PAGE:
BY ROBERT PARMER
As a college student, workflow can oftentimes feel like a series of ebbs and flows.Sometimes you’re on top of your game, cranking out schoolwork at the rate of a tsunami. Other days can feel like ‘low tide’ as burnout and procrastination increase levels of stress and decrease productivity.
Writing papers for college is something that essentially every student will face. This requires an immense amount of self-delegation as students at university level are regularly faced with heavy research requirements and harsh writing deadlines.
As someone who’s struggled with procrastination and burnout at school, I can confidently say that there are ways of getting past these roadblocks. The following tips will help you regain lost traction within your writing endeavors at school.
Set Your Goals and Priorities
You may already be buried in procrastination and experiencing levels of burnout right now, and that’s completely alright. While you may feel hopelessly stuck now, there are always ways to break the cycles of procrastination at school. Fortunately, you can start breaking out of it, at this very moment!
An excellent starting point is to get a pen and notebook (or your text document of choice) and jot down the following:
- Write exactly what needs done in detail.
- What writing projects are you currently working on? Include what’s holding you back from completing each task or each phase or your writing.
- Prioritize this list from most important to least, make sure deadlines and due dates at the front of your mind.
- If you haven’t, try breaking writing projects into smaller, more attainable tasks–with that, you should now have an easy-to-follow plan of action.
If you are very behind on writing assignments you may have some long weekends of work ahead of you. Be willing to put forth a tremendous amount of effort to get caught up. Oftentimes this is the only way out.
But in the long run this effort always pays off. Focus on consistency within your writing workflow once you are at a good point again. Don’t let the procrastination bug bite you again!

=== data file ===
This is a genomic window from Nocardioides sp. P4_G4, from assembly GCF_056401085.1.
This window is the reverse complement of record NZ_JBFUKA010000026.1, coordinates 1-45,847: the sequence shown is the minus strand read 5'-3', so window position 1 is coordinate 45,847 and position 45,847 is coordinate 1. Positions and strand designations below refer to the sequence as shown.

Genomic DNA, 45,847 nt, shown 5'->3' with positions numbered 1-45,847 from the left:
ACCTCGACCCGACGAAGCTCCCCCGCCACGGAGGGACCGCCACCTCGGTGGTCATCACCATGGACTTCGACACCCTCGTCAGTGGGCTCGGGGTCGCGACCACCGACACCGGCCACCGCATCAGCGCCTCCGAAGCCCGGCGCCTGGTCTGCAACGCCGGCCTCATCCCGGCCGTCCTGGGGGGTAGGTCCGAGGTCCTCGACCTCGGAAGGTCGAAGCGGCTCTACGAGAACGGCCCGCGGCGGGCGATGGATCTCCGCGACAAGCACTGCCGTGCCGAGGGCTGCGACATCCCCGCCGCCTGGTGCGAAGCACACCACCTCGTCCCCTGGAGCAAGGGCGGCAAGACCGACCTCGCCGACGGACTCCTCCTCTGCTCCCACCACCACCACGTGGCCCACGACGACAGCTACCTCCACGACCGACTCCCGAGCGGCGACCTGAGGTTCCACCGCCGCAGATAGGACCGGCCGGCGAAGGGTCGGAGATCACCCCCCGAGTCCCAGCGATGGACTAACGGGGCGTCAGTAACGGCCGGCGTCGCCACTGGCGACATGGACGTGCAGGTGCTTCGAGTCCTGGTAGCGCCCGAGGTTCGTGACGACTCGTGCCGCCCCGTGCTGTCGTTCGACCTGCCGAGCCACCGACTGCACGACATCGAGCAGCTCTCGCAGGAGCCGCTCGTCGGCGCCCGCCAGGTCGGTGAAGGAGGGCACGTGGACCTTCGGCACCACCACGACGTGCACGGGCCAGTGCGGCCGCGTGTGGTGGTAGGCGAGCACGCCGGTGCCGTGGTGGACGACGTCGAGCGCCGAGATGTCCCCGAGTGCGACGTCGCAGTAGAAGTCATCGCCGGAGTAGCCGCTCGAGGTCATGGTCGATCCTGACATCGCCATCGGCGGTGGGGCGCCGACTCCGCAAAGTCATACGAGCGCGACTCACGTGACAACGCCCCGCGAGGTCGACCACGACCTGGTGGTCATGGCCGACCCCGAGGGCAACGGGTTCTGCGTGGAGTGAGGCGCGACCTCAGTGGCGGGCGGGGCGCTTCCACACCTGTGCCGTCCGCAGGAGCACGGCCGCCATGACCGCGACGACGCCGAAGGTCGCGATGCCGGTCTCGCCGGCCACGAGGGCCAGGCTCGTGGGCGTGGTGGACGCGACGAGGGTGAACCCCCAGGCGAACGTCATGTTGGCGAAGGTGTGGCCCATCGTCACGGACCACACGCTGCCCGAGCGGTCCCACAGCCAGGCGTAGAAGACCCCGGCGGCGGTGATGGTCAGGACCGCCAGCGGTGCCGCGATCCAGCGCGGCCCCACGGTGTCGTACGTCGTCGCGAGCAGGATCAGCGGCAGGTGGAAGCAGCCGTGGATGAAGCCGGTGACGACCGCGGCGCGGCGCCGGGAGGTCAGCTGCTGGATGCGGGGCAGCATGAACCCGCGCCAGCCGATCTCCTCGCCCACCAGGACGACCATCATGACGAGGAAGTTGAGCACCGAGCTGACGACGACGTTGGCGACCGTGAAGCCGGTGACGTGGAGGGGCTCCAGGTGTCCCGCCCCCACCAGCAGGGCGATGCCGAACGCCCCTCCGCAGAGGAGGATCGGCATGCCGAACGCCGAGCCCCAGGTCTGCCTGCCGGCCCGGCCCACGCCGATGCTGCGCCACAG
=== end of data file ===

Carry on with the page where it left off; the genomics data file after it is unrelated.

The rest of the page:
Furthermore, this simple piece of advice from University of Alabama Birmingham is absolutely relevant in terms of becoming a more successful writer and student:
“Students must be mature, self-disciplined, organized, and have excellent time management skills to succeed.”
Give Yourself More Time Than You Think You Need
As students, we tend to overestimate our abilities. Keep in mind, just because you think you can complete a project in three days doesn’t mean you always will. You could get sick, the project might require more research than you estimated, or family could surprise you with a visit at an inconvenient time.
These are all important when creating a threshold for your writing; give yourself some wiggle room to finish your projects! Do your best to overestimate timeframes. This will help guarantee that you have plenty of time to meet writing deadlines and can even spark extra motivation if you finish early.
Don’t Become a Workaholic
When feeling extra burnt out, take a step back and ask yourself: ‘Am I simply working too hard, or too much?”
Writing papers can result in hours upon hours of working without proper breaks or time to wind down, and detract from work. Be sure to have ample time for self-driven work and everything else in your life outside of work!
Take breaks throughout the day. Make time for your other hobbies and for self-care. Say no when you really don’t have time; don’t compromise if you don’t want to! Set boundaries like these for yourself, and paint your own masterpiece of a writing schedule.
Remember: scheduling out schoolwork requires balance and harmony.
If you’re someone who simply despises writing, keep your chin up and your attitude positive. Love it or hate it, writing at university level isn’t going away. So embrace the fact that you’ll have to write rather than loathing it.
Since college students call the shots when it comes to scheduling and completing schoolwork, it’s important to be mindful and urgent without becoming completely burned out. What other tips do you fellow freelancers have to alleviate procrastination and burn out?Finally, this can all look different from student to student so any and all suggestions are absolutely welcomed in the comment section. I encourage you to describe what’s worked for you to personally avoid getting behind or feeling burned out from writing college papers.
Robert Parmer is a freelance web writer and student of Boise State University. Outside of writing whenever he has spare time, Robert enjoys creating and recording music, caring for his pet cat, and commuting by bicycle whenever possible. Follow him on Twitter @robparmer